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Yorktown Victory Center is presenting a series of lectures on the life and legacy of George Washington this fall.
Edward J. Larson presented the first lecture, which took place Sept. 24. Author of “The Return of George Washington, 1783-1789” and recipient of the Pulitzer Prize for History, Larson’s lecture covered the period of Washington’s life from his victory at Yorktown to his inauguration as the first United States president eight years later.
Historian and archaeologist Philip Levy will speak Oct. 20 about “George Washington and the Cherry Tree: A New Look at a Story You Thought You Knew.” Levy has written two books on Washington and co-leads the excavation of Washington’s childhood home, Ferry Farm. His lecture will debunk some of the common myths and misconceptions about our nation’s first president.
The series’ penultimate presentation Oct. 27 will feature author and former White House speech writer Jonathan Horn’s lecturing about “Robert E. Lee: The Man Who Would Not Be Washington.” This talk will take an unconventional look at the achievements of Washington by viewing them through the lens of another brilliant general whose path turned him against the preservation of Washington’s greatest achievement.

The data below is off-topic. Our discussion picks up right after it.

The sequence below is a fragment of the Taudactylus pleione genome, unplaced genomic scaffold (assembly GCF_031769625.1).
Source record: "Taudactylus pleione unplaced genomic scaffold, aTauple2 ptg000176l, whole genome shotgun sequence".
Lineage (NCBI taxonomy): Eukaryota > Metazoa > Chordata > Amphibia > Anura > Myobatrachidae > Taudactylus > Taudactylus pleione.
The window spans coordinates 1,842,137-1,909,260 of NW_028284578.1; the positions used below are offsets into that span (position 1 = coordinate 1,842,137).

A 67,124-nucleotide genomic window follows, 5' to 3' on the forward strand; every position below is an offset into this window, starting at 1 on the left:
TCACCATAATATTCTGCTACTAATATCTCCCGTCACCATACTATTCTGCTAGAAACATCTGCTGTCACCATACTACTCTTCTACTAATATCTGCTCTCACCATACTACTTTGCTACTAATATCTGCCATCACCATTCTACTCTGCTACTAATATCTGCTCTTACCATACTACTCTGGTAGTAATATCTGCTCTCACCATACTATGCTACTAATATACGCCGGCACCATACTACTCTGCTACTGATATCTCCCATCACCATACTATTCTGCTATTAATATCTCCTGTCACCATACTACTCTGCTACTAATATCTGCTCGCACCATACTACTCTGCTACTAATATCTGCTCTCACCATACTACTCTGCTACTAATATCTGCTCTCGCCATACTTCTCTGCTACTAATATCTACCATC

The series will conclude Nov. 10 with “George Washington’s Journey,” a lecture from T.H. Breen in which he will explore how Washington transformed America’s political culture in the early months of his presidency. Breen is author of the forthcoming book on the topic and the James Marsh Professor at Large at the University of Vermont, as well as a Visiting Research Fellow at the Thomas Jefferson International Center at Monticello in Charlottesville.
All lectures in the series are free and take place at 7 p.m. on their appointed nights. Advance reservations are recommended and can be made by calling 757-253-4572 or emailing email@example.com.